Found in open habitat, such as marshy meadows, hayfields, open grassy fields, sedge fields, rice stubble, and prairie. In winter prefers grassy areas with vegetation averaging 0.6 meters (2 ft) high.Back to top
Seeds and insects.Back to top
Open cup of fine grasses, lined with grass and hair. Placed in thick clump of dead grass, on or just above ground.
|Clutch Size:||2-6 eggs|
|Egg Description:||Pale greenish covered in fine brown specks|
|Condition at Hatching:||Helpless with sparse brown down.|
Usually forages on the ground, often under cover.Back to top
LeConte's Sparrow experienced declines of over 2.5% per year between 1966 and 2015, resulting in a cumulative decline of 73% in that time, according to the North American Breeding Bird Survey. Partners in Flight estimates a global breeding population of 8 million, with 100% spending some part of the year in the U.S., and 91% breeding in Canada. The species rates a 12 out of 20 on the Continental Concern Score and is not on the 2016 State of North America's Birds' Watch List.Back to top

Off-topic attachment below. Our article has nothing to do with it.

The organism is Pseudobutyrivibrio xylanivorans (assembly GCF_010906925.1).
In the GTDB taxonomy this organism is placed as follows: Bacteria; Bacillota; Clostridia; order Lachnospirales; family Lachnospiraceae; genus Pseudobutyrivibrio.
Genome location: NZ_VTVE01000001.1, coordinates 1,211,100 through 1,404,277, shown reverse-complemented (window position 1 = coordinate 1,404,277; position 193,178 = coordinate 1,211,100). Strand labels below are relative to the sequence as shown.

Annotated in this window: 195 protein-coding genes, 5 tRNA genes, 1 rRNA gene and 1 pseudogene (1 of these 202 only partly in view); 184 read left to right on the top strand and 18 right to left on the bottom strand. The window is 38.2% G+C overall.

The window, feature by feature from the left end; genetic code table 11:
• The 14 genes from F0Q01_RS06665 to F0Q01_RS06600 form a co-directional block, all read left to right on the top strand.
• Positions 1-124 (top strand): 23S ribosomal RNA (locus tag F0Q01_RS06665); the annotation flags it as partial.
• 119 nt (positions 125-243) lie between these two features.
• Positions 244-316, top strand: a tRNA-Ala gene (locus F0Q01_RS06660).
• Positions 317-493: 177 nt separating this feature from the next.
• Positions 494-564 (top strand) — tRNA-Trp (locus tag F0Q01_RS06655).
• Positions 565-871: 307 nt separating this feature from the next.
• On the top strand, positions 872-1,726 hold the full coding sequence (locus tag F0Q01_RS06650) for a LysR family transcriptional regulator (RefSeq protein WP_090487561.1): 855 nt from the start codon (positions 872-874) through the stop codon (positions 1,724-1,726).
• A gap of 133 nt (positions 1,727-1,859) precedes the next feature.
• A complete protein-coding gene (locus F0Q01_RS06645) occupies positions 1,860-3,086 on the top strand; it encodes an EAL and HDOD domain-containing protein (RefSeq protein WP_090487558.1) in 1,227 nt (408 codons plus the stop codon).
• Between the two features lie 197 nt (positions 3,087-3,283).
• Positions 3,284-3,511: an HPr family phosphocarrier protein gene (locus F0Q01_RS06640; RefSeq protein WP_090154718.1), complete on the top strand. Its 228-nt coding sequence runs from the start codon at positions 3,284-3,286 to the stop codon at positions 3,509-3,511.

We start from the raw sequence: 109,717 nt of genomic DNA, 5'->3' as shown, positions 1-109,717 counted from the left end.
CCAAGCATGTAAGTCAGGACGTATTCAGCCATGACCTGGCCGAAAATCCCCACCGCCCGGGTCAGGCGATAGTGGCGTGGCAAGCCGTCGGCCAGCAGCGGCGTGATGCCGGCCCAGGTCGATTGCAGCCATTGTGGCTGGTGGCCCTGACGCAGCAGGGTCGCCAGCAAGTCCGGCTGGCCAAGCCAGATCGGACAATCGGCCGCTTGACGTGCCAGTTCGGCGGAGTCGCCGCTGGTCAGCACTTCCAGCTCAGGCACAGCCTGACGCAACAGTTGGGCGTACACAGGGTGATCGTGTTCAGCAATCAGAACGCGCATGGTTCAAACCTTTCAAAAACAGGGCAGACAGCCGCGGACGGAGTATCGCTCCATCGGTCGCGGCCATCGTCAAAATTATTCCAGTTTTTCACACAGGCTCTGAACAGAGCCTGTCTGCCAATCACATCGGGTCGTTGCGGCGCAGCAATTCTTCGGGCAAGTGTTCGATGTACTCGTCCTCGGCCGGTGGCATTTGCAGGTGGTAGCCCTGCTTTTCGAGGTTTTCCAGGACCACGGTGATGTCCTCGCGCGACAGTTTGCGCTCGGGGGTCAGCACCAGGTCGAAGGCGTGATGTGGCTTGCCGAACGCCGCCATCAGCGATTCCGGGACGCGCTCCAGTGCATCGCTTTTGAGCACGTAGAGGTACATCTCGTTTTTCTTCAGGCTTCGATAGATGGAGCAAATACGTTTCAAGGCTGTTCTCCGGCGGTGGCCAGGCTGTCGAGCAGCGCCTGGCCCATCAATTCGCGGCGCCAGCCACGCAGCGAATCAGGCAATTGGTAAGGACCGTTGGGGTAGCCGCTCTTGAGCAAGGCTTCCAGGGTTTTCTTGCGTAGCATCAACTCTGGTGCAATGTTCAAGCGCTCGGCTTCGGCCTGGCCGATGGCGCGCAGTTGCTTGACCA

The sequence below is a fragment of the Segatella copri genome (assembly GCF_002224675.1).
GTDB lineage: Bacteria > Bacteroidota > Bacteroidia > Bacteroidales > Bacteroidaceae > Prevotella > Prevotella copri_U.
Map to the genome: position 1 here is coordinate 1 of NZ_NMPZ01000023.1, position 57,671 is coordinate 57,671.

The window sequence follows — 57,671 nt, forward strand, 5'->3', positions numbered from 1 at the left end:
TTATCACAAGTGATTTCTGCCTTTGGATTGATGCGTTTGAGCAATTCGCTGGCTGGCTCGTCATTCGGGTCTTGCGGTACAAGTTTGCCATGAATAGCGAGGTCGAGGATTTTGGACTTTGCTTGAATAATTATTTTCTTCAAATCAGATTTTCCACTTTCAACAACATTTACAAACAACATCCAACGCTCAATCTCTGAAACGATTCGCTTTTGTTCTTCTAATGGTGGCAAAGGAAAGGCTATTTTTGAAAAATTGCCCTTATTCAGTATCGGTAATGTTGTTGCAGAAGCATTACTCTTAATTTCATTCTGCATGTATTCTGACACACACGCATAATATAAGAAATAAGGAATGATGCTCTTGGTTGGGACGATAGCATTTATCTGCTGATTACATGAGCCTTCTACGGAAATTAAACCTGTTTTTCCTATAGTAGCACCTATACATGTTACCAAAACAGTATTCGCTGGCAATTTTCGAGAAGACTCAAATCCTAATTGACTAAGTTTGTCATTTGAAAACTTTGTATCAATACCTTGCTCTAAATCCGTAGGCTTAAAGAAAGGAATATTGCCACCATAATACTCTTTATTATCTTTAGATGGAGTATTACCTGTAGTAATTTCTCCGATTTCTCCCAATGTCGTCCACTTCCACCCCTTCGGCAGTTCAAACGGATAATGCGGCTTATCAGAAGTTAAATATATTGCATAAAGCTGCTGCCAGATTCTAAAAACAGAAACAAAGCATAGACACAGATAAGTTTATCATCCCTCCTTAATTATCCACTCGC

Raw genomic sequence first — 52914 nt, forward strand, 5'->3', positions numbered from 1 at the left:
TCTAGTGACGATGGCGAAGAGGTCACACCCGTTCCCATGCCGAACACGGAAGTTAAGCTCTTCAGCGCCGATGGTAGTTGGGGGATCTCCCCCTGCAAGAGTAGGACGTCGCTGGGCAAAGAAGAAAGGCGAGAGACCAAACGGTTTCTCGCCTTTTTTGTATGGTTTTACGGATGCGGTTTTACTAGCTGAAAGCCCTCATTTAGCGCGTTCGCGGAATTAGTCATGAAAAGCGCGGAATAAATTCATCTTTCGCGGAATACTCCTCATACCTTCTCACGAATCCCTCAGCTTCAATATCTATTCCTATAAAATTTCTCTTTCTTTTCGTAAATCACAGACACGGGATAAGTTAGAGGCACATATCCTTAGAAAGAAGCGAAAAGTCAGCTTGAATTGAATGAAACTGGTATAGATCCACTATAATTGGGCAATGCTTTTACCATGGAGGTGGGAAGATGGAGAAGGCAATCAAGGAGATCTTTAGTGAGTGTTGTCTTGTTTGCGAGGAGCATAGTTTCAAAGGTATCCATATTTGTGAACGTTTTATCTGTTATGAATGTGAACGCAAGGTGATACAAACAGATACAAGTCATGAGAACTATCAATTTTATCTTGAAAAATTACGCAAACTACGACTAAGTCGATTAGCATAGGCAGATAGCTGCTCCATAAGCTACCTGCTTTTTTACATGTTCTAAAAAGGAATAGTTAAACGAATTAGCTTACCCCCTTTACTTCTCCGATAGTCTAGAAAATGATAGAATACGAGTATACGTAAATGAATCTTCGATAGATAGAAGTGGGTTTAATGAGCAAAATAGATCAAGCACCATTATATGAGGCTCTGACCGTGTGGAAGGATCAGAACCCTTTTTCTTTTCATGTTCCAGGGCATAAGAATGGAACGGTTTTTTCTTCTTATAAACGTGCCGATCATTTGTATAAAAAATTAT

Lowther, Peter E. 2005. LeConte's Sparrow (Ammodramus leconteii), version 2.0. In The Birds of North America (P. G. Rodewald, editor). Cornell Lab of Ornithology, Ithaca, New York, USA.
Lutmerding, J. A. and A. S. Love. Longevity records of North American birds. Version 2015.2. Patuxent Wildlife Research Center, Bird Banding Laboratory 2015.
Partners in Flight (2017). Avian Conservation Assessment Database. 2017.
Sauer, J. R., D. K. Niven, J. E. Hines, D. J. Ziolkowski, Jr., K. L. Pardieck, J. E. Fallon, and W. A. Link (2017). The North American Breeding Bird Survey, Results and Analysis 1966–2015. Version 2.07.2017. USGS Patuxent Wildlife Research Center, Laurel, MD, USA.
Sibley, D. A. (2014). The Sibley guide to birds, second edition. Alfred A. Knopf, New York, USA.